What is little known is that the early Jews believed that God had a wife by the name of Asherah. In fact, Asherah was worshiped by the Canaanites as being the Mother Goddess, the creator of all living things. Soon enough this Goddess was deleted from the local mythology and Yahweh (also known as Jehovah) was deemed the one and only God; the God of Abraham. As a quick aside, this is the same God that Jews, Christians and Muslims trace their heritages back to.
When the Jews hailed Yahweh the one and only God and themselves as "the chosen people," it was believed that this one, almighty power
In any case, women were deemed inferior to men during the time of Jesus and for a man to speak publicly to a woman was a taboo. Jesus not only spoke publicly to women but invited them into his following. Mary Magdalene was admidst them.
What this article sets out to do is to reveal what the (real) relationship was between Jesus and Mary Magdalene.
Aspects of Mary and Jesus' World
We need to understand that by the time of Jesus and Mary the Goddess had already been eliminated from Hebrew worship. Nevertheless, Asherah had, as I mentioned earlier, been called the Mother of Heaven. She was deemed the wife of El, the supreme male deity of those ancient times. Indeed, their daughter was named Anath (The Queen of Heaven) and their son, called He was deemed to be the King of Heaven. Later El and He were to be merged into one God called *Jehovah. It would not be until at least 50 years after the Hebrews were held captive in Babylon that the worship of the One God image emerged. For those who are interested the Jews in Babylon had two ethnic backgrounds: Israel and **Judah. The two tribes however would merge in their quest to become Jehovah's chosen People.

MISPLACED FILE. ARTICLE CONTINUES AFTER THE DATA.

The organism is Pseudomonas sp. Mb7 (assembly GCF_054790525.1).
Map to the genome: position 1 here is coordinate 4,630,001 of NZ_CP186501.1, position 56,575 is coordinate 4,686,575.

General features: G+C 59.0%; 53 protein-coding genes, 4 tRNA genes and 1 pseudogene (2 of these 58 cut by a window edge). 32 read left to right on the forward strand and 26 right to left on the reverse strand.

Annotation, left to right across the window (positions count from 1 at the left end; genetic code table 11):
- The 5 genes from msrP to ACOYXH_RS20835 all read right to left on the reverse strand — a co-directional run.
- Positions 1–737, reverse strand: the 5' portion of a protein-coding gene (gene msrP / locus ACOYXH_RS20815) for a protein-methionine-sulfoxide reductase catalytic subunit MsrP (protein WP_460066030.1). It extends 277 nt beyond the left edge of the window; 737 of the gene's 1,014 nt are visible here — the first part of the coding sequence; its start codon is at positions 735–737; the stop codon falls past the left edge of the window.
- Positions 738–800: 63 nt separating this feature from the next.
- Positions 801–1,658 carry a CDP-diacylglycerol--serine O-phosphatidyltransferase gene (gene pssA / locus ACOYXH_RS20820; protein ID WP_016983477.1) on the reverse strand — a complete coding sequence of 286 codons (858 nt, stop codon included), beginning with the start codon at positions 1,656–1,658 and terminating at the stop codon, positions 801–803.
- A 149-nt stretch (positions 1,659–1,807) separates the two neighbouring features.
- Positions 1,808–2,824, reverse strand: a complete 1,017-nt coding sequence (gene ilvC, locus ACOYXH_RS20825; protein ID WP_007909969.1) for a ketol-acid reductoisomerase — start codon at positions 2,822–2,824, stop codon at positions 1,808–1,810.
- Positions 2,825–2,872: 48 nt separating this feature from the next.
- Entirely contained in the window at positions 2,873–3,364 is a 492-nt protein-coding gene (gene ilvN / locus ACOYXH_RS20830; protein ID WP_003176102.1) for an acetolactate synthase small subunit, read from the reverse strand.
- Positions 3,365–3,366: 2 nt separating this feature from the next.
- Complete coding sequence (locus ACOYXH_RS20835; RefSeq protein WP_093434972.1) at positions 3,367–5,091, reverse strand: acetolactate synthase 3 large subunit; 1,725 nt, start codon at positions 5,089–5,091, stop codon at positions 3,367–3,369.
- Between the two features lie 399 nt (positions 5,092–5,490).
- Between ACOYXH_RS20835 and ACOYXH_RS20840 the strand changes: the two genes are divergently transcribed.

It is important to understand the Hebrew rejection of the Goddess and the envolvement of the patriarchal views denying women equality to grasp daily life in Jesus' time. It is interesting in that all the data following the life of Jesus tells us that he welcomed women into his following as readily as men, giving them mutual respect. Indeed, it is said that he loved Mary Magdalene more than any of his disciples. We will be talk more about this later.